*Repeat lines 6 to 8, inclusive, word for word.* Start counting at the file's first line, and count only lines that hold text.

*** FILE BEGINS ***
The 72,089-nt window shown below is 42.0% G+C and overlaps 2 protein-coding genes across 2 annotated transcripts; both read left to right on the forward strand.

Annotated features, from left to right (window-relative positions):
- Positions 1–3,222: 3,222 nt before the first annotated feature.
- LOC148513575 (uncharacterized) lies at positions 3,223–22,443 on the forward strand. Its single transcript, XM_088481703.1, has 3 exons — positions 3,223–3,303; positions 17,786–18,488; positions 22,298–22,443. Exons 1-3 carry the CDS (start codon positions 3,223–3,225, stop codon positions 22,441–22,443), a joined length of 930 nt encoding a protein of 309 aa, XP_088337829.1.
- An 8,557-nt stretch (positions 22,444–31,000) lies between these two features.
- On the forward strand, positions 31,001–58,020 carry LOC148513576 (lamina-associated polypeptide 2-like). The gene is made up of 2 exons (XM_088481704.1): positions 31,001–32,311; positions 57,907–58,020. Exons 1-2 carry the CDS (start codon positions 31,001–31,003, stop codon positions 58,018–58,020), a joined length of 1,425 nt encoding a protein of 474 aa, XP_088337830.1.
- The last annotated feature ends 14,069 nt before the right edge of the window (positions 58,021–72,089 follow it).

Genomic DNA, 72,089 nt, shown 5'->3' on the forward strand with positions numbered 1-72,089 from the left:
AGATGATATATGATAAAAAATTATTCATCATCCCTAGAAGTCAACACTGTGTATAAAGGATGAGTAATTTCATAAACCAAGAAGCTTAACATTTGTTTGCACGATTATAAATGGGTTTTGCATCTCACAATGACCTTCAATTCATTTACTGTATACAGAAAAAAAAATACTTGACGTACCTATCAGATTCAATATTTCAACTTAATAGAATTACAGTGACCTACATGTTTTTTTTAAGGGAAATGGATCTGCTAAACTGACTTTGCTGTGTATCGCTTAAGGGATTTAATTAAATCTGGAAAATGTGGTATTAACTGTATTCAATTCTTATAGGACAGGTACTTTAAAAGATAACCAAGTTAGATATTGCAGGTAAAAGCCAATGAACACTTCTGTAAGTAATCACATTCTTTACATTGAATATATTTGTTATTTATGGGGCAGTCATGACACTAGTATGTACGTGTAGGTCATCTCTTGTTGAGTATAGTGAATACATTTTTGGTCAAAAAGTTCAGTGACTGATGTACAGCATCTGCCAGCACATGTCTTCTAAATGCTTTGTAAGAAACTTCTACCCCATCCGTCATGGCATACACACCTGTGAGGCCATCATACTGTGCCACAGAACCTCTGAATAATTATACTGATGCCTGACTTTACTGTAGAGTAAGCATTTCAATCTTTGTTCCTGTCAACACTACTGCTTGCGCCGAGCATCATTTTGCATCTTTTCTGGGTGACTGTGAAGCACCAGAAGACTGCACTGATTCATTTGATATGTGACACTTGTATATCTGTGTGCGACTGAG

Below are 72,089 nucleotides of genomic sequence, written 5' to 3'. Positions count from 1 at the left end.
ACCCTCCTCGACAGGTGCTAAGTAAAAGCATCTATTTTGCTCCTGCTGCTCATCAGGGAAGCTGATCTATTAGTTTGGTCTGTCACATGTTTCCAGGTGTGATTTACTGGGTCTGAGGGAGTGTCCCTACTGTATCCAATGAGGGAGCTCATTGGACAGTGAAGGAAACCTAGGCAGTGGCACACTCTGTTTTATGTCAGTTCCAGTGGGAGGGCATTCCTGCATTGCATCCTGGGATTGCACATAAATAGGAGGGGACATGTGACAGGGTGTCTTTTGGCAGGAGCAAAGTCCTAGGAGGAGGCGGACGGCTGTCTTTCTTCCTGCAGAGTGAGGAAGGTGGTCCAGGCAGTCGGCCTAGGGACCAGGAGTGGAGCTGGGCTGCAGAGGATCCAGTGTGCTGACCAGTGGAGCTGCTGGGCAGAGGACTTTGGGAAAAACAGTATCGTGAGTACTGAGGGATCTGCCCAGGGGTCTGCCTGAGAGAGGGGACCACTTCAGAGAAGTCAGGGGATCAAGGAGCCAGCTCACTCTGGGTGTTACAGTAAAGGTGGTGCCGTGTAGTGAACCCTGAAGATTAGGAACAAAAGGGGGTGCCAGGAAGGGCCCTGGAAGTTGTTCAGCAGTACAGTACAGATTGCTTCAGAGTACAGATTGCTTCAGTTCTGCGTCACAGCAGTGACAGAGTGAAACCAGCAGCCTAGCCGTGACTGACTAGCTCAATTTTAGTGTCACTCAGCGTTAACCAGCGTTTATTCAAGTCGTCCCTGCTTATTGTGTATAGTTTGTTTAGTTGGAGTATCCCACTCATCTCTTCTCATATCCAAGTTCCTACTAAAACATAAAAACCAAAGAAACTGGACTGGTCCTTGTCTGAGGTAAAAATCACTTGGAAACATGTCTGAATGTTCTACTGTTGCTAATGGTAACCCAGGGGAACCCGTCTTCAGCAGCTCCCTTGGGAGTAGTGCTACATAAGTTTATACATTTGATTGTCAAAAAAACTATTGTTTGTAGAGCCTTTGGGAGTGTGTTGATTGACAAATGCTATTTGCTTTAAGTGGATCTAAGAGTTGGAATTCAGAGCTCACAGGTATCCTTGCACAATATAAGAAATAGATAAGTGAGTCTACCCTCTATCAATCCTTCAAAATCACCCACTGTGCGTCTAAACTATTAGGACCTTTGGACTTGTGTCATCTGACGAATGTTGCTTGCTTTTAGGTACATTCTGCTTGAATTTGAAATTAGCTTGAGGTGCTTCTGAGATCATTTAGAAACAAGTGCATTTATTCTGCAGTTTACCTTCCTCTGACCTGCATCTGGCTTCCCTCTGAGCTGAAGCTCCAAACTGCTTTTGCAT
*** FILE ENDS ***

- On the forward strand, positions 31,001–58,020 carry LOC148513576 (lamina-associated polypeptide 2-like). The gene is made up of 2 exons (XM_088481704.1): positions 31,001–32,311; positions 57,907–58,020. Exons 1-2 carry the CDS (start codon positions 31,001–31,003, stop codon positions 58,018–58,020), a joined length of 1,425 nt encoding a protein of 474 aa, XP_088337830.1.
- The last annotated feature ends 14,069 nt before the right edge of the window (positions 58,021–72,089 follow it).

Genomic DNA, 72,089 nt, shown 5'->3' on the forward strand with positions numbered 1-72,089 from the left: